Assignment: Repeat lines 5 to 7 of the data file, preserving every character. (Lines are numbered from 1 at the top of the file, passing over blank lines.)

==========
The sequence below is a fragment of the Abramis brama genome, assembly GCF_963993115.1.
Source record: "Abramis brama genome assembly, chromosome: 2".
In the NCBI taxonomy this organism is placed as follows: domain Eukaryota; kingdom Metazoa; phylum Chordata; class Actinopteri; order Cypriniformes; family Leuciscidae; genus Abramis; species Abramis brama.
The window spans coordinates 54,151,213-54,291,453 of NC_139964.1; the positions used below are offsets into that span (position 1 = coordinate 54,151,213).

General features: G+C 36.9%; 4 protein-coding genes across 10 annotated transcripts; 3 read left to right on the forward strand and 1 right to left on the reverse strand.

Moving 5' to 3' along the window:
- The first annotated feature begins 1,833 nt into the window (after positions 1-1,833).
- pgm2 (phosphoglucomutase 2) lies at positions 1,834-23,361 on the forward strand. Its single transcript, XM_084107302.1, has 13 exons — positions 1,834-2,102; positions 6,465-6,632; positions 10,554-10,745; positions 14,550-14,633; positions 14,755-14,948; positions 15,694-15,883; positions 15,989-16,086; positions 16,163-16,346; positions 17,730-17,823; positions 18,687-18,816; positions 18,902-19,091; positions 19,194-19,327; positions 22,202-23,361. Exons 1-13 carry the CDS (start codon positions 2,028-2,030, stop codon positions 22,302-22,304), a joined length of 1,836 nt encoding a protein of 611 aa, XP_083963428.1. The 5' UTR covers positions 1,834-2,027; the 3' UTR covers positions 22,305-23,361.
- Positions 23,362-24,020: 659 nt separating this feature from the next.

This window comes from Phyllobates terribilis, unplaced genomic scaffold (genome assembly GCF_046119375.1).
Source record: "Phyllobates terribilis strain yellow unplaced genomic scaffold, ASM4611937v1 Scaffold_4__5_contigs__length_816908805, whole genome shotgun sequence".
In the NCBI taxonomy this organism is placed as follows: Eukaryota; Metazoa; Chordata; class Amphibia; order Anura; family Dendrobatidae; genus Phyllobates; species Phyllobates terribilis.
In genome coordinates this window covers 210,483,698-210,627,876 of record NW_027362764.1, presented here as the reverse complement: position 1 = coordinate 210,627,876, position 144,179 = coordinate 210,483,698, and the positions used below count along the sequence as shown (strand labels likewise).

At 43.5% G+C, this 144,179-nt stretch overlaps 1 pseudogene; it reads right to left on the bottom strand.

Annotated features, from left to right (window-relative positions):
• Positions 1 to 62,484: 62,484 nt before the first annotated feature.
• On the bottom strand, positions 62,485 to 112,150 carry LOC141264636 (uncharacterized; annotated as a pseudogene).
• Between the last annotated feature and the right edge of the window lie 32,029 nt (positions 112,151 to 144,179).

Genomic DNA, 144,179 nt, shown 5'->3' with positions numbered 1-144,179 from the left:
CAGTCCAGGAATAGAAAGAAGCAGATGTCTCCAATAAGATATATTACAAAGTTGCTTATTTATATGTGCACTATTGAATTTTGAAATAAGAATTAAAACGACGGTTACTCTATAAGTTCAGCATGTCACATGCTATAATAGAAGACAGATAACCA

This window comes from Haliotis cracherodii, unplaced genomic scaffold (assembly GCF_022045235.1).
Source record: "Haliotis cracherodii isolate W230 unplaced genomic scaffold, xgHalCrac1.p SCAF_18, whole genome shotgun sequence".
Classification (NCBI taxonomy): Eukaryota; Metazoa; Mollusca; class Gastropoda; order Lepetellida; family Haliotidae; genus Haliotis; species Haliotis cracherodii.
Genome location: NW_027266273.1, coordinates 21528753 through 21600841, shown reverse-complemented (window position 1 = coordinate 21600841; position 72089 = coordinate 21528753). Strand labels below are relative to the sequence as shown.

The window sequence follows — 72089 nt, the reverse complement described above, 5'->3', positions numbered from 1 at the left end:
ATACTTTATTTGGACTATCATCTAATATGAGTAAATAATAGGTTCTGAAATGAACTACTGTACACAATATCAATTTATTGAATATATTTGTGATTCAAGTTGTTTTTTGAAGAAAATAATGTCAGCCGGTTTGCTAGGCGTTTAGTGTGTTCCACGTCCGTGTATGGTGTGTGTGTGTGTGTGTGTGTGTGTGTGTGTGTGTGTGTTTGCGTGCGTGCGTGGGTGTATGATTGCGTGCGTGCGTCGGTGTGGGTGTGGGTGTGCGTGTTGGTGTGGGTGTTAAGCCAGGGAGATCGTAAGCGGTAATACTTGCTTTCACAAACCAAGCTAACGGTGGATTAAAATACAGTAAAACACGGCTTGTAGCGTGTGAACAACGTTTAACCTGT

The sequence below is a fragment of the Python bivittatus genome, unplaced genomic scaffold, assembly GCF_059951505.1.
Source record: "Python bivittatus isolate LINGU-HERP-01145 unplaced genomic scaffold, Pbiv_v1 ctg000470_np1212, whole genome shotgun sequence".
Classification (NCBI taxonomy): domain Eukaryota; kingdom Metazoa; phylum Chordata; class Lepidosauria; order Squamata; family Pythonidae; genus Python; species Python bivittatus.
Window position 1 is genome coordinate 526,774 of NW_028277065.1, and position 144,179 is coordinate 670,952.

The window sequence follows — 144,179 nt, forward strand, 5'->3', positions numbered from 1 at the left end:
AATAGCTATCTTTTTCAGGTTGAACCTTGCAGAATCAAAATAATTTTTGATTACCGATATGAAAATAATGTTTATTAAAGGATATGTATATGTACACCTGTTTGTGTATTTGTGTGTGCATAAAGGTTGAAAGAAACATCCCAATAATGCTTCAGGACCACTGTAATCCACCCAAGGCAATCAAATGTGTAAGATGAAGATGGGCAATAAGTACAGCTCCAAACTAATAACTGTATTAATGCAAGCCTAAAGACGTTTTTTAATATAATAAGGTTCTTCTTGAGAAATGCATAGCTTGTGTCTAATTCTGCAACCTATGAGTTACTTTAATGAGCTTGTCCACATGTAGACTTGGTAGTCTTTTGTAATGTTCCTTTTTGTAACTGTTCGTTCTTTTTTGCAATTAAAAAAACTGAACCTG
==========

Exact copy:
General features: G+C 36.9%; 4 protein-coding genes across 10 annotated transcripts; 3 read left to right on the forward strand and 1 right to left on the reverse strand.

Moving 5' to 3' along the window:
- The first annotated feature begins 1,833 nt into the window (after positions 1-1,833).